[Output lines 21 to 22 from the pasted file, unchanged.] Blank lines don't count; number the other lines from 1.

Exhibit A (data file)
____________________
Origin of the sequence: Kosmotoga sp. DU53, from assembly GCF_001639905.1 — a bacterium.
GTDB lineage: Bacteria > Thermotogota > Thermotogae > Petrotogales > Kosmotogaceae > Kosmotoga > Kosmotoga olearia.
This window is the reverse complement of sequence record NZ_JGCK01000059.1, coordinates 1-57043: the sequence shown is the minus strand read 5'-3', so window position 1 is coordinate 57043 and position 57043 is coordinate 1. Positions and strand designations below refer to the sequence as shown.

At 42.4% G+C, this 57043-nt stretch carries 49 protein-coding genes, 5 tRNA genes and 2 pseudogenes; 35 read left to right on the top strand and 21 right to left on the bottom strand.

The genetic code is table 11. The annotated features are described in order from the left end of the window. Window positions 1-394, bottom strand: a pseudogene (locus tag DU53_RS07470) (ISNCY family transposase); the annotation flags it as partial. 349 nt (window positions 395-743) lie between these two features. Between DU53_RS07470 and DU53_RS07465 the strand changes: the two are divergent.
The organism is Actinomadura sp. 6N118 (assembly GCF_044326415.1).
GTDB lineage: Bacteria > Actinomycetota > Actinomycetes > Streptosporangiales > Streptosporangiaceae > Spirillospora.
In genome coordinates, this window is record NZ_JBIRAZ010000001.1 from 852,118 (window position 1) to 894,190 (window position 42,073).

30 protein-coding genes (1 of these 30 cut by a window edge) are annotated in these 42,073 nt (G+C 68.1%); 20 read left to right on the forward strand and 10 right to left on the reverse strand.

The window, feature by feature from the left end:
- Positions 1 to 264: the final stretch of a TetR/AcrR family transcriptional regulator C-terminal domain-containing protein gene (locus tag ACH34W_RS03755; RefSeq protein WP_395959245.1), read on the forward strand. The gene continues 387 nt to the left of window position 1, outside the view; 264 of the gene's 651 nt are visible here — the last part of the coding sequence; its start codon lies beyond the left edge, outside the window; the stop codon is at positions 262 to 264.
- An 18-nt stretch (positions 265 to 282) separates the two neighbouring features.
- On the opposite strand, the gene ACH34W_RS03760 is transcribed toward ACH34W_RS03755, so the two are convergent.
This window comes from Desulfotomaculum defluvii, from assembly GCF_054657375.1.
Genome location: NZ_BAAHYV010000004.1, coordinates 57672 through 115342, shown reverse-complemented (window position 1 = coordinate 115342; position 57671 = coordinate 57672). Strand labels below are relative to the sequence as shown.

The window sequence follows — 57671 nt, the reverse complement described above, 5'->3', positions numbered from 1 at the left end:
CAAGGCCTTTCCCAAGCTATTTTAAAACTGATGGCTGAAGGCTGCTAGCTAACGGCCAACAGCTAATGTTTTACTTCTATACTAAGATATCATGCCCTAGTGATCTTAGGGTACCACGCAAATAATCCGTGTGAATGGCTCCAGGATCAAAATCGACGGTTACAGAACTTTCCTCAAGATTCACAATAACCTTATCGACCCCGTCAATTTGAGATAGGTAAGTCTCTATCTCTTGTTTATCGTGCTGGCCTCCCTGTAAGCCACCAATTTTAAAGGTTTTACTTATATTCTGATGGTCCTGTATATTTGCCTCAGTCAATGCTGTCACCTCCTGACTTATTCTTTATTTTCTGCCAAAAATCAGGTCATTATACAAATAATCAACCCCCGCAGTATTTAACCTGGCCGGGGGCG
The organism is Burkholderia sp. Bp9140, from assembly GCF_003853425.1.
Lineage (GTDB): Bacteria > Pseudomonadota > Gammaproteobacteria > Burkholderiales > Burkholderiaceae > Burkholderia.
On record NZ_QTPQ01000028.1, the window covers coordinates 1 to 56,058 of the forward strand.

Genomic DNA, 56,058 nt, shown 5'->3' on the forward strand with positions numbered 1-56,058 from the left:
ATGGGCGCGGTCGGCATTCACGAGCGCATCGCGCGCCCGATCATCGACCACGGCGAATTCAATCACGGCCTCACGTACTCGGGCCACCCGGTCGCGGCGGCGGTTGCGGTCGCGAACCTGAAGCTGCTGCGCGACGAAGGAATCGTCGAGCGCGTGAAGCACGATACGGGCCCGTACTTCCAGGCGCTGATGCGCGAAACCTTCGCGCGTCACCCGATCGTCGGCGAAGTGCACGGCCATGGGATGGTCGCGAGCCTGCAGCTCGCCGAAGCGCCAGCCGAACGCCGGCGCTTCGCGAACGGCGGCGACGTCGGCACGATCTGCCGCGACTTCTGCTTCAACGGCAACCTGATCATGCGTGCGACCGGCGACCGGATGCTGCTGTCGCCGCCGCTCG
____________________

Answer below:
Genomic DNA, 56,058 nt, shown 5'->3' on the forward strand with positions numbered 1-56,058 from the left:
ATGGGCGCGGTCGGCATTCACGAGCGCATCGCGCGCCCGATCATCGACCACGGCGAATTCAATCACGGCCTCACGTACTCGGGCCACCCGGTCGCGGCGGCGGTTGCGGTCGCGAACCTGAAGCTGCTGCGCGACGAAGGAATCGTCGAGCGCGTGAAGCACGATACGGGCCCGTACTTCCAGGCGCTGATGCGCGAAACCTTCGCGCGTCACCCGATCGTCGGCGAAGTGCACGGCCATGGGATGGTCGCGAGCCTGCAGCTCGCCGAAGCGCCAGCCGAACGCCGGCGCTTCGCGAACGGCGGCGACGTCGGCACGATCTGCCGCGACTTCTGCTTCAACGGCAACCTGATCATGCGTGCGACCGGCGACCGGATGCTGCTGTCGCCGCCGCTCG